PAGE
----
The Difference Between RAW and JPEG

Whether you have been taking photographs for a few days or a few years you have probably already encountered the debate regarding the format you should use when taking pictures, RAW vs. JPEG.  Each person should decide for themselves so before you cave to peer pressure lets learn a little about their differences.


  • Requires special software to view and each camera company usually produces its own unique RAW file.
  • Lower contrast and sharpness.
  • Complete data from the camera sensor therefore the size of each raw file is HUGE (12 megapixel = 12 MB file).
  • Cant print or upload to the internet without some sort of post processing (it would look like garbage).
  • Higher dynamic range (more highlights and shadows)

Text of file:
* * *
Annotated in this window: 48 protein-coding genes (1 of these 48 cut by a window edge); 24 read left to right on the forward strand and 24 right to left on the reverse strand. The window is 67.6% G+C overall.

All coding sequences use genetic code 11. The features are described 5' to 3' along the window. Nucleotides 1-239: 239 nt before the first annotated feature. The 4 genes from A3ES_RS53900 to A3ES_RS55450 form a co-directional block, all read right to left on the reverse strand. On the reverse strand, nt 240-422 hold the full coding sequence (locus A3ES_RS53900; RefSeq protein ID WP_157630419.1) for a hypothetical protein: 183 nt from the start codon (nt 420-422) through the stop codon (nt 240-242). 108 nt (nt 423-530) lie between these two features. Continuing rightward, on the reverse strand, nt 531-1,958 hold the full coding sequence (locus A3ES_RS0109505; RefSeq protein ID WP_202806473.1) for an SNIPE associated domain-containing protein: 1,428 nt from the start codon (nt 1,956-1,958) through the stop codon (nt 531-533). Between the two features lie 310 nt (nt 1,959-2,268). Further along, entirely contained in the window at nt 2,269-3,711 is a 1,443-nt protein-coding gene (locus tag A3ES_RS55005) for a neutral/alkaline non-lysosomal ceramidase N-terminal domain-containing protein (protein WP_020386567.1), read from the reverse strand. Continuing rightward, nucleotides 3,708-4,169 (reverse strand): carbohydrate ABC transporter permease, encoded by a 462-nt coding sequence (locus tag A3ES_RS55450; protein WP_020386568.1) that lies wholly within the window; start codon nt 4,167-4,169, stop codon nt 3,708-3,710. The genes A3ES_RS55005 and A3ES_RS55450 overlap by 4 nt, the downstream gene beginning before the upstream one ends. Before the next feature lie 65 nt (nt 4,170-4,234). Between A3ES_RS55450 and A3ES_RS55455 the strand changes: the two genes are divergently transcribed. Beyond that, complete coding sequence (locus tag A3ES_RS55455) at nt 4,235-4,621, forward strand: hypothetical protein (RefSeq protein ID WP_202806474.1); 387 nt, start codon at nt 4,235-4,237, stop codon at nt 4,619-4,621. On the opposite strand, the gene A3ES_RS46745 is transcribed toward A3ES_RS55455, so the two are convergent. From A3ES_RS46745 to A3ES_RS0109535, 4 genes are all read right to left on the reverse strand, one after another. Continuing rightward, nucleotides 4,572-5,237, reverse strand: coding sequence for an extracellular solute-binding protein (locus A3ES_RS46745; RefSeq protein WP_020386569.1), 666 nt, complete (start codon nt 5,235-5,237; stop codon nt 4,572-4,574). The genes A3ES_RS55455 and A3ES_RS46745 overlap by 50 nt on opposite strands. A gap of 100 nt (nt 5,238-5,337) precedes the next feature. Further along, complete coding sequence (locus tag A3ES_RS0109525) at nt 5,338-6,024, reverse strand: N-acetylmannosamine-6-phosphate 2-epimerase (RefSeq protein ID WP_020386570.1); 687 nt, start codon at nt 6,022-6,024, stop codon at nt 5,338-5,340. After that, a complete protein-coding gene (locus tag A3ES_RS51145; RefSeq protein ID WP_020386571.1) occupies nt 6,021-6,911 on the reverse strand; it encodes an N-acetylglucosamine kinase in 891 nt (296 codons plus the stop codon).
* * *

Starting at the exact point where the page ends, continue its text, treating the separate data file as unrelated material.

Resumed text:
• Typically used by someone who wants to Photoshop the crap out of the image.


  • Compressed (12 megapixel = 2 to 4 MB file).
  • Standard format able to be read by any image processor without special software (computer, iPod, iPad, cell phone, etc.).
  • Able to print or upload to the internet instantly without Photo-choping post processing.
  • Sharper and higher in contrast
  • Lower dynamic range
  • Processed by your camera
  • Just plain easier to use

Remember that when shooting in RAW you are using up two to three times more space with your pictures so if space is an issue you may want to shoot JPEG.  If you have more space than you know what to do with then cover all your bases and shoot JPEG + RAW you rebel.  Either way it all boils down to your own personal preference.  A lot of articles and books you read argue that if you’re a true photographer you should be shooting in RAW format to get the most out of your camera.  I disagree, I think that to each his own and if you really know how to use your camera then you can get all you need out of it using its manual settings.  The visual difference between a RAW file and a JPEG would not be discernible by the human eye assuming you really know your way around your camera.  There are plenty of professional photographers that only shoot JPEG so don’t let anyone tell you otherwise.

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